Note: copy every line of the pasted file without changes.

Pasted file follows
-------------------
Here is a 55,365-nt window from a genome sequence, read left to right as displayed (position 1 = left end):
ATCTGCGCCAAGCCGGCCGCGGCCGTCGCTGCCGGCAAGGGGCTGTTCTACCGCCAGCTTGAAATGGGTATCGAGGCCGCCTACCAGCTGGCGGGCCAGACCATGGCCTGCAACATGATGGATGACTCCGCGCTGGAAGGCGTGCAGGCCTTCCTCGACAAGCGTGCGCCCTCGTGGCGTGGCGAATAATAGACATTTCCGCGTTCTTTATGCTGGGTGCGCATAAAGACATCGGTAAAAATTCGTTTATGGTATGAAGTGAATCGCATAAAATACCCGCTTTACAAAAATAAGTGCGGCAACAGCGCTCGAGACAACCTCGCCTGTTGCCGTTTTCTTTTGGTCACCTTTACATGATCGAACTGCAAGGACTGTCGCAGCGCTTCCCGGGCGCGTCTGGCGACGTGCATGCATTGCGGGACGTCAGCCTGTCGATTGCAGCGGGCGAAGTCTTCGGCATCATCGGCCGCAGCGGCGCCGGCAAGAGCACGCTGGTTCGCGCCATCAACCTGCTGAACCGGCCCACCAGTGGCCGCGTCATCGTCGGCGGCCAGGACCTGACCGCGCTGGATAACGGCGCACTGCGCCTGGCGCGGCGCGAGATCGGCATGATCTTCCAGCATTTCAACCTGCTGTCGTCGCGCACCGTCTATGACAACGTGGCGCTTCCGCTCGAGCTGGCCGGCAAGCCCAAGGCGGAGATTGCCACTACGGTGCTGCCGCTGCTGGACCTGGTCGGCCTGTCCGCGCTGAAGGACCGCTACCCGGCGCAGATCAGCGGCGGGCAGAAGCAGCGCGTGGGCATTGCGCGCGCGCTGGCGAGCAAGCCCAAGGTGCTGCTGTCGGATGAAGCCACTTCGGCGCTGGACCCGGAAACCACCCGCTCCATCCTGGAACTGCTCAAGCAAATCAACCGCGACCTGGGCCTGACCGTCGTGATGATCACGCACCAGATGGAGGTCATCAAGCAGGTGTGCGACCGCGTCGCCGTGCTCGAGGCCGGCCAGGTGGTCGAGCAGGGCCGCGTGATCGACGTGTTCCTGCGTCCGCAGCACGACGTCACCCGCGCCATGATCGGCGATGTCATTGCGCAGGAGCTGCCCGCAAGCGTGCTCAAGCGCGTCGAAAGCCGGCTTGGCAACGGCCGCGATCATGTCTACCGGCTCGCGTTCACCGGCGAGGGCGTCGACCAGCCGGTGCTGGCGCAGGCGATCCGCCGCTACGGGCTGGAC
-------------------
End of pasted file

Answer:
Here is a 55,365-nt window from a genome sequence, read left to right as displayed (position 1 = left end):
ATCTGCGCCAAGCCGGCCGCGGCCGTCGCTGCCGGCAAGGGGCTGTTCTACCGCCAGCTTGAAATGGGTATCGAGGCCGCCTACCAGCTGGCGGGCCAGACCATGGCCTGCAACATGATGGATGACTCCGCGCTGGAAGGCGTGCAGGCCTTCCTCGACAAGCGTGCGCCCTCGTGGCGTGGCGAATAATAGACATTTCCGCGTTCTTTATGCTGGGTGCGCATAAAGACATCGGTAAAAATTCGTTTATGGTATGAAGTGAATCGCATAAAATACCCGCTTTACAAAAATAAGTGCGGCAACAGCGCTCGAGACAACCTCGCCTGTTGCCGTTTTCTTTTGGTCACCTTTACATGATCGAACTGCAAGGACTGTCGCAGCGCTTCCCGGGCGCGTCTGGCGACGTGCATGCATTGCGGGACGTCAGCCTGTCGATTGCAGCGGGCGAAGTCTTCGGCATCATCGGCCGCAGCGGCGCCGGCAAGAGCACGCTGGTTCGCGCCATCAACCTGCTGAACCGGCCCACCAGTGGCCGCGTCATCGTCGGCGGCCAGGACCTGACCGCGCTGGATAACGGCGCACTGCGCCTGGCGCGGCGCGAGATCGGCATGATCTTCCAGCATTTCAACCTGCTGTCGTCGCGCACCGTCTATGACAACGTGGCGCTTCCGCTCGAGCTGGCCGGCAAGCCCAAGGCGGAGATTGCCACTACGGTGCTGCCGCTGCTGGACCTGGTCGGCCTGTCCGCGCTGAAGGACCGCTACCCGGCGCAGATCAGCGGCGGGCAGAAGCAGCGCGTGGGCATTGCGCGCGCGCTGGCGAGCAAGCCCAAGGTGCTGCTGTCGGATGAAGCCACTTCGGCGCTGGACCCGGAAACCACCCGCTCCATCCTGGAACTGCTCAAGCAAATCAACCGCGACCTGGGCCTGACCGTCGTGATGATCACGCACCAGATGGAGGTCATCAAGCAGGTGTGCGACCGCGTCGCCGTGCTCGAGGCCGGCCAGGTGGTCGAGCAGGGCCGCGTGATCGACGTGTTCCTGCGTCCGCAGCACGACGTCACCCGCGCCATGATCGGCGATGTCATTGCGCAGGAGCTGCCCGCAAGCGTGCTCAAGCGCGTCGAAAGCCGGCTTGGCAACGGCCGCGATCATGTCTACCGGCTCGCGTTCACCGGCGAGGGCGTCGACCAGCCGGTGCTGGCGCAGGCGATCCGCCGCTACGGGCTGGAC